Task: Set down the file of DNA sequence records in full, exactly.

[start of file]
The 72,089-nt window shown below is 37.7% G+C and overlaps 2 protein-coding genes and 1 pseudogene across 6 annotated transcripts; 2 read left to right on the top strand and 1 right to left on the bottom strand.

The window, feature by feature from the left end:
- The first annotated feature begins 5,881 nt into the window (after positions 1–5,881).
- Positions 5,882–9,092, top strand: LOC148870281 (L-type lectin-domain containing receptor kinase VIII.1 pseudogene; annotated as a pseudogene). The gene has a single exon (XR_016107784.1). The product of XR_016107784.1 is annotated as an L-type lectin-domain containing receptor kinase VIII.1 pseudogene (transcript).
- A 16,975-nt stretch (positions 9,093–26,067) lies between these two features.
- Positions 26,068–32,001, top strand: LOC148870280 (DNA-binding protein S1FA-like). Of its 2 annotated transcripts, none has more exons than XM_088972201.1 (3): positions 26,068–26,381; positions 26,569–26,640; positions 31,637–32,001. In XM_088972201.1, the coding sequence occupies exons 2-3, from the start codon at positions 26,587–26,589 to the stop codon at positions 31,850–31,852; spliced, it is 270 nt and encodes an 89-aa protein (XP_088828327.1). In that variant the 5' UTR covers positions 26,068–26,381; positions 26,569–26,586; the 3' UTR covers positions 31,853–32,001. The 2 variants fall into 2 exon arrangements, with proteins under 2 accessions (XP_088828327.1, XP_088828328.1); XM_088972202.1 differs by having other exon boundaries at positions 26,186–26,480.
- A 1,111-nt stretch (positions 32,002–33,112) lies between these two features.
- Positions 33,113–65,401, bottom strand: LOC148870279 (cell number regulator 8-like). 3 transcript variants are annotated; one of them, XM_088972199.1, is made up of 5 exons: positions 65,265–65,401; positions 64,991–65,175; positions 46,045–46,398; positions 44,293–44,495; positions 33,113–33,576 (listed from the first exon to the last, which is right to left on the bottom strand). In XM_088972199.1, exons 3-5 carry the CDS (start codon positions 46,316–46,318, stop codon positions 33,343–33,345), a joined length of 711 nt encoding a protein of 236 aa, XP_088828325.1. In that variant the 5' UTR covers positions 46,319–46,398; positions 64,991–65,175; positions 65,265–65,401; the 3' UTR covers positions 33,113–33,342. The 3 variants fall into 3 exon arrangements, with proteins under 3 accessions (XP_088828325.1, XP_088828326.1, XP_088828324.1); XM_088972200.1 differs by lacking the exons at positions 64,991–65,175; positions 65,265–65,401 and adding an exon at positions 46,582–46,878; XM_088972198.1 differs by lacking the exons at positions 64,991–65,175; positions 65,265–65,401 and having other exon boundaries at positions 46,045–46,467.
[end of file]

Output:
The 72,089-nt window shown below is 37.7% G+C and overlaps 2 protein-coding genes and 1 pseudogene across 6 annotated transcripts; 2 read left to right on the top strand and 1 right to left on the bottom strand.

The window, feature by feature from the left end:
- The first annotated feature begins 5,881 nt into the window (after positions 1–5,881).
- Positions 5,882–9,092, top strand: LOC148870281 (L-type lectin-domain containing receptor kinase VIII.1 pseudogene; annotated as a pseudogene). The gene has a single exon (XR_016107784.1). The product of XR_016107784.1 is annotated as an L-type lectin-domain containing receptor kinase VIII.1 pseudogene (transcript).
- A 16,975-nt stretch (positions 9,093–26,067) lies between these two features.
- Positions 26,068–32,001, top strand: LOC148870280 (DNA-binding protein S1FA-like). Of its 2 annotated transcripts, none has more exons than XM_088972201.1 (3): positions 26,068–26,381; positions 26,569–26,640; positions 31,637–32,001. In XM_088972201.1, the coding sequence occupies exons 2-3, from the start codon at positions 26,587–26,589 to the stop codon at positions 31,850–31,852; spliced, it is 270 nt and encodes an 89-aa protein (XP_088828327.1). In that variant the 5' UTR covers positions 26,068–26,381; positions 26,569–26,586; the 3' UTR covers positions 31,853–32,001. The 2 variants fall into 2 exon arrangements, with proteins under 2 accessions (XP_088828327.1, XP_088828328.1); XM_088972202.1 differs by having other exon boundaries at positions 26,186–26,480.
- A 1,111-nt stretch (positions 32,002–33,112) lies between these two features.
- Positions 33,113–65,401, bottom strand: LOC148870279 (cell number regulator 8-like). 3 transcript variants are annotated; one of them, XM_088972199.1, is made up of 5 exons: positions 65,265–65,401; positions 64,991–65,175; positions 46,045–46,398; positions 44,293–44,495; positions 33,113–33,576 (listed from the first exon to the last, which is right to left on the bottom strand). In XM_088972199.1, exons 3-5 carry the CDS (start codon positions 46,316–46,318, stop codon positions 33,343–33,345), a joined length of 711 nt encoding a protein of 236 aa, XP_088828325.1. In that variant the 5' UTR covers positions 46,319–46,398; positions 64,991–65,175; positions 65,265–65,401; the 3' UTR covers positions 33,113–33,342. The 3 variants fall into 3 exon arrangements, with proteins under 3 accessions (XP_088828325.1, XP_088828326.1, XP_088828324.1); XM_088972200.1 differs by lacking the exons at positions 64,991–65,175; positions 65,265–65,401 and adding an exon at positions 46,582–46,878; XM_088972198.1 differs by lacking the exons at positions 64,991–65,175; positions 65,265–65,401 and having other exon boundaries at positions 46,045–46,467.